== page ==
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Online abuse stifles free expression, threatens livelihoods, and undermines equity.

But it doesn’t have to be this way.

Online abuse shouldn’t be a given. Yet every day, users across social media platforms like Facebook, Instagram, and Twitter face rape and death threats, racial slurs, sexual harassment, doxing, and countless other abusive tactics—often in an effort to intimidate, discredit, or silence.

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READ MORE: “As a woman writing about the lives of LGBTQIA+ people for the opinion pages of The New York Times, I know firsthand what it means to be on the receiving end of vitriol.” —Jennifer Finney Boylan

Online abuse restricts free speech, undermines equity and inclusion, threatens lives and livelihoods, and erodes mental and physical health. It disproportionately impacts women, people of color, LGBTQIA+ people, and religious and ethnic minorities. And it places writers, journalists, and other creative and media professionals in an increasingly untenable double bind: face relentless harassment or step back from the very platforms you need to do your job.

We’re SICK OF THIS S#!T. But there are solutions.

For years, PEN America has equipped writers and journalists with strategies and resources to defend themselves and others through our Field Manual, in-person training seminars, and virtual events. Today, we’re asking you to join us to #FightOnlineAbuseNow. 

Here’s what we can do together

Change the conversation

Change the conversation

Online abuse is more than a personal attack—it chills free speech and undermines equity.
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Demand better tools

Demand better tools

Social media companies must build better tools NOW to protect users from abuse while also safeguarding free expression.
LEARN MORE
Protect each other

Protect each other

Support people facing online abuse—as allies, friends, colleagues, and employers.
HERE'S HOW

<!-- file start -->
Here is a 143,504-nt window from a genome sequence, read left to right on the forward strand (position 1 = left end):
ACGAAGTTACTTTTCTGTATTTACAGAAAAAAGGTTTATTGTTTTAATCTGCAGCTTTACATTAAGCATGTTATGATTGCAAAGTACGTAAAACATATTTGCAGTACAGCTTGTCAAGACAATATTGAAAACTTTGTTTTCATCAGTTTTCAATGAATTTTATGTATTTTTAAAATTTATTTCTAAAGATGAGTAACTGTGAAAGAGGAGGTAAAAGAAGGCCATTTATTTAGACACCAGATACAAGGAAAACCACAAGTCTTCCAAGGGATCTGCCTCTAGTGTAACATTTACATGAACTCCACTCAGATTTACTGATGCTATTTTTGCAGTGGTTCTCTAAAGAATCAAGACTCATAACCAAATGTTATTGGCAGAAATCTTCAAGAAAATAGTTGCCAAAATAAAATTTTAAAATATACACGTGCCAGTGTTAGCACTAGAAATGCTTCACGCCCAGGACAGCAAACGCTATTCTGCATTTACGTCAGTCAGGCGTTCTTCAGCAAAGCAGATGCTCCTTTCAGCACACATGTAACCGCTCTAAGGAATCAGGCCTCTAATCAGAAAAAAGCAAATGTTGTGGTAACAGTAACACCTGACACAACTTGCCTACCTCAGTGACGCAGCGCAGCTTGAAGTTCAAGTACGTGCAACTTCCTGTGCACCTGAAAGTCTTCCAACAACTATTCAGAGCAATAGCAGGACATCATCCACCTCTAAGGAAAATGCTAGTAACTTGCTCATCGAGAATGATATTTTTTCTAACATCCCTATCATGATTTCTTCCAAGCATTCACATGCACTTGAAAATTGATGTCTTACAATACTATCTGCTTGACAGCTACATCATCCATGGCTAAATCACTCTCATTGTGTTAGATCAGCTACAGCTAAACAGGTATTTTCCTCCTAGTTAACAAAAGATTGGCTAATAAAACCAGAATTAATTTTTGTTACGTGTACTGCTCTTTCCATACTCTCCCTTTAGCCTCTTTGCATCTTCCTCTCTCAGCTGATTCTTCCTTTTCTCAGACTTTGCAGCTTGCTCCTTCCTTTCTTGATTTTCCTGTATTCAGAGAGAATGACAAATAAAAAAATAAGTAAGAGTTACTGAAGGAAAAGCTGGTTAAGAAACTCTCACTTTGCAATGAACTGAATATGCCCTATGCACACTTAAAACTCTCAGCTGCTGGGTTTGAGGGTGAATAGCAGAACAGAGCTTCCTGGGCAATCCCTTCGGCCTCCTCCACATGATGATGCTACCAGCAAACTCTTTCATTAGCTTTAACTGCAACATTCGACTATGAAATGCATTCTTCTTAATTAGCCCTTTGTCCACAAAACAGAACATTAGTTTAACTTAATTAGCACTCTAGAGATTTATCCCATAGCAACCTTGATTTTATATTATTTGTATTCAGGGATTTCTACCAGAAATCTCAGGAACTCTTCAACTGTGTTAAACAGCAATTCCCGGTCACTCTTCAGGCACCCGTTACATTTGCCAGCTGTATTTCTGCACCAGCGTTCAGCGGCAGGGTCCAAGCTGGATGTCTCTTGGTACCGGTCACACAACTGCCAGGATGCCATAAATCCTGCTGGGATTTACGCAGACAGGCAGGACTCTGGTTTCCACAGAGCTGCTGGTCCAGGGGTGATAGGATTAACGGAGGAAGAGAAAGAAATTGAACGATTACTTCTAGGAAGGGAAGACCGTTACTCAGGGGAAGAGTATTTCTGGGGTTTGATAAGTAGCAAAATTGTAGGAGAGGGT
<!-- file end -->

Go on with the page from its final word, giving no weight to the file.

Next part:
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No one should have to face online abuse alone

Jordan, a blogger in Tennessee who writes about health and racial justice, often faces online abuse for their identity. “I think a majority of [online harassers] would not come after me if I were not seen as a Black woman,” says Jordan, who requested to be identified only by their first name. “Almost every demographic at one time or the other comes after Black women.”

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Three ways social media companies can disarm abusive users

“You can’t have free expression of ideas if people have to worry that they’re going to get doxed or they’re going to get threatened,” said Mary Anne Franks, president of the Cyber Civil Rights Initiative and professor of law at the University of Miami. “So if we could focus the conversation on how it is that we can create the conditions for free speech . . . Free speech for reporters. Free speech for women. Free speech for people of color. Free speech for people who are targeted offline . . . that is the conversation we have to have.”

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Facebook and Twitter: End the excuses

At this point, there’s no excuse for online abuse. In PEN America’s report, we lay out concrete, actionable changes Facebook, Instagram, Twitter, and other social media companies need to make ASAP to the design of their platforms to #FightOnlineAbuseNow.

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Get updates and join us to fight back against online abuse

Online abuse stifles free speech and is making social media a toxic environment. PEN America is leading the charge to #FightOnlineAbuseNow. Sign up now for updates (you can unsubscribe at any time).

Already signed up? Click here and ask your friends to join the fight.

 

You’re not alone

If you’re facing or witnessing online abuse and need help, check out our resources. And if online abuse has made you hesitate to use your voice or driven you off a platform—and you feel empowered to share your story with us—click the button below.

We won’t publish anything without your consent, nor will we share any of your information or anything that could help identify you.

More resources

Facebook, Twitter, and the World’s Most Dangerous Amusement Park

Facebook, Twitter, and the World’s Most Dangerous Amusement Park

Writer and PEN America Trustee Jennifer Finney Boylan draws a connection between Facebook, Twitter, and the world’s most dangerous amusement park.
Read More
You’re Not Powerless in the Face of Online Harassment

You’re Not Powerless in the Face of Online Harassment

If you or someone you know comes under attack of online harassment, remember that you are not powerless. There are concrete steps you can take to defend yourself.
Read More
Why You Should Dox Yourself (Sort Of)

Why You Should Dox Yourself (Sort Of)

If you’re at risk for online abuse, there are some unexpected steps you can take to protect yourself.
Read More

Artwork by Hieronymus/Lucy Jones/Melissa Joskow

 

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